Engaging with the community is part of the University of Tennessee’s land-grant mission of research, teaching, and outreach. Over the past decade, the UT Libraries’ office of Community Learning Services and Diversity Programs has collaborated with local initiatives such as Project GRAD that seek to improve college attendance and academic success.
Community Learning Services and Diversity Programs also initiated a learning series to generate interest among high school students in the exciting possibilities of a career in one of the STEM fields—science, technology, engineering, and mathematics. Since 2012, the Libraries has invited local high school students to an annual spring event at UT’s John C. Hodges Library called Big Orange STEM Saturday (BOSS). A parallel event for K–12 teachers is held each fall.
This summer, our STEM event for teachers will go virtual.
Job growth and wage growth in STEM fields outpaces the overall job market. However, many college students arrive on campus with inadequate math and science skills—already at a disadvantage for entering this rewarding and well-compensated career path.
The principal objective of the Libraries’ Big Orange STEM Saturday is to introduce high school students to college programs and career opportunities in the sciences, technology, engineering, and mathematics and to inspire them to strengthen their math and science skills.
The half-day Big Orange STEM Saturday typically includes a keynote presentation, 30-minute “breakout” sessions on various topics, and an exhibitor fair at which representatives from UT and community STEM organizations are available to answer questions about STEM majors and careers.
In the breakout sessions we try to engage students with STEM topics by adding fun and incentives to our activities. In past years, breakout sessions have included intriguing topics such as “‘Retro’ Video Games with Lua and PICO-8” and “‘Slime Science!: Fun and Practical Applications of Polymers.” Our keynote topic this year was intended to be “Do All Goldfish Put a Smile on Your Face?” presented by Ernie Roberts, the host for Mathline, the East Tennessee PBS live call-in show that helps students improve their math skills. Unfortunately, BOSS was canceled due to COVID-19.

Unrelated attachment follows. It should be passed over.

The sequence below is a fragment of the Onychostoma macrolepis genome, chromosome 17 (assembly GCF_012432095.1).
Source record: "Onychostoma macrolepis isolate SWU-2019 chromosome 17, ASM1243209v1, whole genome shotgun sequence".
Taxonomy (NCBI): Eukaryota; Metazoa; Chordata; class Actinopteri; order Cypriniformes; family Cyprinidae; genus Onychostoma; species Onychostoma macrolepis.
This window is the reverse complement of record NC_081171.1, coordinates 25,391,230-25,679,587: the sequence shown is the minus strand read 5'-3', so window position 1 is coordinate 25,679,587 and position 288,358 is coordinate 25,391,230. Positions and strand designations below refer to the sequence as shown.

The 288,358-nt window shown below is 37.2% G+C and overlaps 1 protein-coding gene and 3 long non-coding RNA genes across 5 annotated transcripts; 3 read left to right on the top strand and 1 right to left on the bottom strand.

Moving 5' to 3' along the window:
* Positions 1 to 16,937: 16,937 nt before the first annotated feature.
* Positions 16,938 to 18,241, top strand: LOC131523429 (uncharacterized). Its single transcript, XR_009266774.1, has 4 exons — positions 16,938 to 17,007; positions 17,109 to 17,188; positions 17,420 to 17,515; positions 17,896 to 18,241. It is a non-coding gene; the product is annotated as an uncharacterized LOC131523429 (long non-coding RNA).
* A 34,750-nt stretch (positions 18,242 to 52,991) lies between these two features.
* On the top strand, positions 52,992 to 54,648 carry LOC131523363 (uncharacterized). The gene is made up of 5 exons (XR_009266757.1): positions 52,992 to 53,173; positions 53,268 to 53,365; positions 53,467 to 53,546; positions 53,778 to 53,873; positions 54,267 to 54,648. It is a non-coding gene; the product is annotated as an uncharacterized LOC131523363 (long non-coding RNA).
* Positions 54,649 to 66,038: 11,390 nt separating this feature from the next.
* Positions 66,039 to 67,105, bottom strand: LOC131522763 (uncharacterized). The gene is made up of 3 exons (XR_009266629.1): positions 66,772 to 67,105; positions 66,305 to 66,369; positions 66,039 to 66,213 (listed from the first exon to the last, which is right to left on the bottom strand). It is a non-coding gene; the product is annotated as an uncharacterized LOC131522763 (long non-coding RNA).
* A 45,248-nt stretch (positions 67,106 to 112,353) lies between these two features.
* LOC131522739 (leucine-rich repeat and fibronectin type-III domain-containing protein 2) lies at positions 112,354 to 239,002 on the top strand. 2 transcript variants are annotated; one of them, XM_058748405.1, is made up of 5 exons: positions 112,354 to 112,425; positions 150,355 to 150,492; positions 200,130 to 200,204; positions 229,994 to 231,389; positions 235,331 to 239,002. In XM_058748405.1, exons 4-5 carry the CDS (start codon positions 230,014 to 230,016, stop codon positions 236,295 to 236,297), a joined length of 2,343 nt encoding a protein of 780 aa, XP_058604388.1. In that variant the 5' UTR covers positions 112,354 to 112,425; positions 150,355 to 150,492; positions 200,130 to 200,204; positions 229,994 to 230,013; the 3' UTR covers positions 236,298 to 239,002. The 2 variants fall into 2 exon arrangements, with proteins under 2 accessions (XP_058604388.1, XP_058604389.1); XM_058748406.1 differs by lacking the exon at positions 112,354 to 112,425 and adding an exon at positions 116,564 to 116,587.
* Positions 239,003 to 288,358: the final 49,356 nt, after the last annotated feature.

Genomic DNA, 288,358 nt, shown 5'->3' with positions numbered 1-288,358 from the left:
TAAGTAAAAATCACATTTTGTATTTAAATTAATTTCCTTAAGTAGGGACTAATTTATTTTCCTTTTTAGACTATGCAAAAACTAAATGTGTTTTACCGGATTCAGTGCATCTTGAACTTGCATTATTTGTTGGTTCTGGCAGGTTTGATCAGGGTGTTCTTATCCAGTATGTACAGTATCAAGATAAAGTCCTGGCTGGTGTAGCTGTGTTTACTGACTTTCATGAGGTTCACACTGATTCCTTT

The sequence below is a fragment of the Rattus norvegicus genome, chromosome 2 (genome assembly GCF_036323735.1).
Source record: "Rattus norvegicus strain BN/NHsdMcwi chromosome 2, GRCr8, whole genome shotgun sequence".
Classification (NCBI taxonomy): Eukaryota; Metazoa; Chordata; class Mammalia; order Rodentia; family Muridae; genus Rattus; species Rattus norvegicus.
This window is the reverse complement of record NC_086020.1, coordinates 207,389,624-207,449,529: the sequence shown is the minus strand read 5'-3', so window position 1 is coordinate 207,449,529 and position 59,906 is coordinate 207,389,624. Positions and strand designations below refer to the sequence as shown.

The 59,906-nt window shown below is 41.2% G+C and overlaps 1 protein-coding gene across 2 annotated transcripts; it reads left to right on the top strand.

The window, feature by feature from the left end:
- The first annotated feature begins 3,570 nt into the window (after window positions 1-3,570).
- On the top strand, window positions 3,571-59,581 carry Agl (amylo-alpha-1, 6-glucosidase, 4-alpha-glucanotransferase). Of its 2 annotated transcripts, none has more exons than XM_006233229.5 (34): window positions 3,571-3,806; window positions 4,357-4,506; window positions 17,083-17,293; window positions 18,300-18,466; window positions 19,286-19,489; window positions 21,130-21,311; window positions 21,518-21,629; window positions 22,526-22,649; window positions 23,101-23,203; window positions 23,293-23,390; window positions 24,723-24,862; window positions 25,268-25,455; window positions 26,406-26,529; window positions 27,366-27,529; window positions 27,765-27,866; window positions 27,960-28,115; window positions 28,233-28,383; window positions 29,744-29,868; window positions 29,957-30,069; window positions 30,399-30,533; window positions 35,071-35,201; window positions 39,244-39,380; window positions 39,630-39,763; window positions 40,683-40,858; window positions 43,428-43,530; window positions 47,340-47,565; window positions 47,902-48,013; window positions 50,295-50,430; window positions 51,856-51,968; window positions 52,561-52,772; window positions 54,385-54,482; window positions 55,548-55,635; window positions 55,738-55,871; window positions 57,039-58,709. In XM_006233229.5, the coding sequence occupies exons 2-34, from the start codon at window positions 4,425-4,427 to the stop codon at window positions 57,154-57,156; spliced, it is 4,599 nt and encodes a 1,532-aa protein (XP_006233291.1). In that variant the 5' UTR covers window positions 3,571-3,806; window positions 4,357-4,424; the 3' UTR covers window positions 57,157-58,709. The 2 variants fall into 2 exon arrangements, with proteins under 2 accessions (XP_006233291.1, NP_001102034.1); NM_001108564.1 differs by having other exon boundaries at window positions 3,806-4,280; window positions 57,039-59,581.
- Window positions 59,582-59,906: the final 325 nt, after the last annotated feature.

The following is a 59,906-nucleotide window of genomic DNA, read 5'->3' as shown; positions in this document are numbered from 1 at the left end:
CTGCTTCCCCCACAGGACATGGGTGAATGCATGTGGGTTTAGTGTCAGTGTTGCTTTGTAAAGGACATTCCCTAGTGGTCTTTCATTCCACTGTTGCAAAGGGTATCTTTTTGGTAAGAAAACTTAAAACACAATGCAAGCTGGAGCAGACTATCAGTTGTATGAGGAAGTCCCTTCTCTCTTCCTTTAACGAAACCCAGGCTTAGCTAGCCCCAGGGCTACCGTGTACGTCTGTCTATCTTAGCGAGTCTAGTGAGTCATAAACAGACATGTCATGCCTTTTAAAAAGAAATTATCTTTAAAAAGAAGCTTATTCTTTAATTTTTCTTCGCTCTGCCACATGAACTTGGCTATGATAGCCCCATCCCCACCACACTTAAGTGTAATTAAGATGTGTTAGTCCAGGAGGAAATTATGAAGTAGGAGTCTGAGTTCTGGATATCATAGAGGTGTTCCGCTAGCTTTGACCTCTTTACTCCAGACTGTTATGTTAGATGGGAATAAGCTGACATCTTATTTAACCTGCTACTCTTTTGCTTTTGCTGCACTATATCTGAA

Our long-time collaborator on the student-centered event is Charles White, project director at UT’s College Access and Persistence Services (CAPS) Outreach Center. CAPS’ mission is to prepare students from disadvantaged backgrounds to succeed in college. Thanks to White’s recruiting efforts, many students who attend Big Orange STEM Saturday, if they eventually enroll in college, would be first-generation college students—the first in their families to attend an institution of higher education.
Inspiring an interest in STEM topics in K–12 classrooms can require innovative teaching. Our workshops for K–12 teachers—developed in collaboration with UT’s Center for Enhancing Education in Mathematics and Science (CEEMS), Knox County Schools STEM, and the East TN STEM Hub—demonstrate a model for delivering foundational knowledge of science and math through interactive learning activities. We continue to learn and adapt our program to meet the needs of Tennessee educators. As we move forward, we’re working to build more information literacy elements and research components into our programming.
This year, because of the COVID-19 pandemic, BOSS for teachers will be presented online. Community Learning Services and Diversity Programs is working with Lynn Hodge, director of CEEMS, to host three 2020 summer and fall workshops to help teachers acclimate to the new online learning environment. The first session, to be offered in July, is titled “K–12 Online STEM Teaching 101: Planning and Teaching for Equity and Access.” Preparing for equitable online STEM teaching could be critical to a successful school year if elementary and secondary education classes are forced to return to an online learning environment this fall.
Library–community partnerships such as Big Orange STEM Saturday benefit both the university and the broader community. K–12 teachers learn new ways to help their students excel in science and math. High school students can explore STEM topics through hands-on activities. And the university attracts highly-motivated students to STEM degree programs.
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